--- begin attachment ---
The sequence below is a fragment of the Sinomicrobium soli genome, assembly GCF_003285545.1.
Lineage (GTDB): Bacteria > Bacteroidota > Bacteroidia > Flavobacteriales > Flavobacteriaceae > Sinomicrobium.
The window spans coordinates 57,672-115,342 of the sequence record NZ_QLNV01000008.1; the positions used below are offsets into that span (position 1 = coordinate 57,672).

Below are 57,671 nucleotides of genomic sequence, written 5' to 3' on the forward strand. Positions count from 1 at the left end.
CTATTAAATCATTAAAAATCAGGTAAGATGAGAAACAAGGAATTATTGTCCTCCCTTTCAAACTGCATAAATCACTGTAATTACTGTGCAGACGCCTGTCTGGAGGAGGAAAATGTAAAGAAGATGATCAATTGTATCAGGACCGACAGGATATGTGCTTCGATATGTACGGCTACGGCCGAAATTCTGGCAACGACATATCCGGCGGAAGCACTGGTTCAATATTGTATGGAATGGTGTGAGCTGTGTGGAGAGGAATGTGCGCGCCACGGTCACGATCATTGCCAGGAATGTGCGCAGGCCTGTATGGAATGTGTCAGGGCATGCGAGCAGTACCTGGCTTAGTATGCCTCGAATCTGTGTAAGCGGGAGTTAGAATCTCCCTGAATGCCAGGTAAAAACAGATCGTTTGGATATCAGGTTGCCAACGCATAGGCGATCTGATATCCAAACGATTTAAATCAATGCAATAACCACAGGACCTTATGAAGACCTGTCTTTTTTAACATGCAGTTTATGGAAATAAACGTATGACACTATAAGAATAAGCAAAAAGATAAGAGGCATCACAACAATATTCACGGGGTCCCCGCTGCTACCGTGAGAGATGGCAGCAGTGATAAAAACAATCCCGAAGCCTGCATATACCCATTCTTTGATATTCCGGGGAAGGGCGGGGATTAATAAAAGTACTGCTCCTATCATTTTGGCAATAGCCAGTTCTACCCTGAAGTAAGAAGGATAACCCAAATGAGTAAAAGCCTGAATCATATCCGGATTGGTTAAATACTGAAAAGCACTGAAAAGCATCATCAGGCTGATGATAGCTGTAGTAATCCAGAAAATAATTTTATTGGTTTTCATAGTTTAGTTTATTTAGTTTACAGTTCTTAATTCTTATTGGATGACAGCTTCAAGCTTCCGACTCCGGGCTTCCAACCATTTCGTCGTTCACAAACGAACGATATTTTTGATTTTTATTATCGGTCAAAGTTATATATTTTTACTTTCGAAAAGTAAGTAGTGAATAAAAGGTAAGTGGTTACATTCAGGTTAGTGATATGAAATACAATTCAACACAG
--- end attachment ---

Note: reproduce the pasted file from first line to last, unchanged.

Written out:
The sequence below is a fragment of the Sinomicrobium soli genome, assembly GCF_003285545.1.
Lineage (GTDB): Bacteria > Bacteroidota > Bacteroidia > Flavobacteriales > Flavobacteriaceae > Sinomicrobium.
The window spans coordinates 57,672-115,342 of the sequence record NZ_QLNV01000008.1; the positions used below are offsets into that span (position 1 = coordinate 57,672).

Below are 57,671 nucleotides of genomic sequence, written 5' to 3' on the forward strand. Positions count from 1 at the left end.
CTATTAAATCATTAAAAATCAGGTAAGATGAGAAACAAGGAATTATTGTCCTCCCTTTCAAACTGCATAAATCACTGTAATTACTGTGCAGACGCCTGTCTGGAGGAGGAAAATGTAAAGAAGATGATCAATTGTATCAGGACCGACAGGATATGTGCTTCGATATGTACGGCTACGGCCGAAATTCTGGCAACGACATATCCGGCGGAAGCACTGGTTCAATATTGTATGGAATGGTGTGAGCTGTGTGGAGAGGAATGTGCGCGCCACGGTCACGATCATTGCCAGGAATGTGCGCAGGCCTGTATGGAATGTGTCAGGGCATGCGAGCAGTACCTGGCTTAGTATGCCTCGAATCTGTGTAAGCGGGAGTTAGAATCTCCCTGAATGCCAGGTAAAAACAGATCGTTTGGATATCAGGTTGCCAACGCATAGGCGATCTGATATCCAAACGATTTAAATCAATGCAATAACCACAGGACCTTATGAAGACCTGTCTTTTTTAACATGCAGTTTATGGAAATAAACGTATGACACTATAAGAATAAGCAAAAAGATAAGAGGCATCACAACAATATTCACGGGGTCCCCGCTGCTACCGTGAGAGATGGCAGCAGTGATAAAAACAATCCCGAAGCCTGCATATACCCATTCTTTGATATTCCGGGGAAGGGCGGGGATTAATAAAAGTACTGCTCCTATCATTTTGGCAATAGCCAGTTCTACCCTGAAGTAAGAAGGATAACCCAAATGAGTAAAAGCCTGAATCATATCCGGATTGGTTAAATACTGAAAAGCACTGAAAAGCATCATCAGGCTGATGATAGCTGTAGTAATCCAGAAAATAATTTTATTGGTTTTCATAGTTTAGTTTATTTAGTTTACAGTTCTTAATTCTTATTGGATGACAGCTTCAAGCTTCCGACTCCGGGCTTCCAACCATTTCGTCGTTCACAAACGAACGATATTTTTGATTTTTATTATCGGTCAAAGTTATATATTTTTACTTTCGAAAAGTAAGTAGTGAATAAAAGGTAAGTGGTTACATTCAGGTTAGTGATATGAAATACAATTCAACACAG